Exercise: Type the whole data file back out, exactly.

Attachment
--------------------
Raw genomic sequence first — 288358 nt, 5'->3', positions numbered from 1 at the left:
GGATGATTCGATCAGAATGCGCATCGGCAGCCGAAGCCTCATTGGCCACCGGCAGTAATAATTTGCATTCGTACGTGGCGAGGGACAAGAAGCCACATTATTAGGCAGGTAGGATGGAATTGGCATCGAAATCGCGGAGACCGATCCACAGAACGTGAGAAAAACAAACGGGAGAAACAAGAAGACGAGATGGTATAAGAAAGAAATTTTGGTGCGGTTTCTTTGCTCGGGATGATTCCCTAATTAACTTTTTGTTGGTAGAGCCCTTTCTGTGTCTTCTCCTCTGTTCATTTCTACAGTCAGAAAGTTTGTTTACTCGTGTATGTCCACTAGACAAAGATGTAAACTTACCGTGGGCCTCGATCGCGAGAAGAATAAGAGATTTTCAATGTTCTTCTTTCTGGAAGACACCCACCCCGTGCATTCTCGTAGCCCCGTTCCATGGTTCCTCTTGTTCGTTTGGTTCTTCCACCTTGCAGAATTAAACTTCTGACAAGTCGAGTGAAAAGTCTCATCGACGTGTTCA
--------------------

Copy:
Raw genomic sequence first — 288358 nt, 5'->3', positions numbered from 1 at the left:
GGATGATTCGATCAGAATGCGCATCGGCAGCCGAAGCCTCATTGGCCACCGGCAGTAATAATTTGCATTCGTACGTGGCGAGGGACAAGAAGCCACATTATTAGGCAGGTAGGATGGAATTGGCATCGAAATCGCGGAGACCGATCCACAGAACGTGAGAAAAACAAACGGGAGAAACAAGAAGACGAGATGGTATAAGAAAGAAATTTTGGTGCGGTTTCTTTGCTCGGGATGATTCCCTAATTAACTTTTTGTTGGTAGAGCCCTTTCTGTGTCTTCTCCTCTGTTCATTTCTACAGTCAGAAAGTTTGTTTACTCGTGTATGTCCACTAGACAAAGATGTAAACTTACCGTGGGCCTCGATCGCGAGAAGAATAAGAGATTTTCAATGTTCTTCTTTCTGGAAGACACCCACCCCGTGCATTCTCGTAGCCCCGTTCCATGGTTCCTCTTGTTCGTTTGGTTCTTCCACCTTGCAGAATTAAACTTCTGACAAGTCGAGTGAAAAGTCTCATCGACGTGTTCA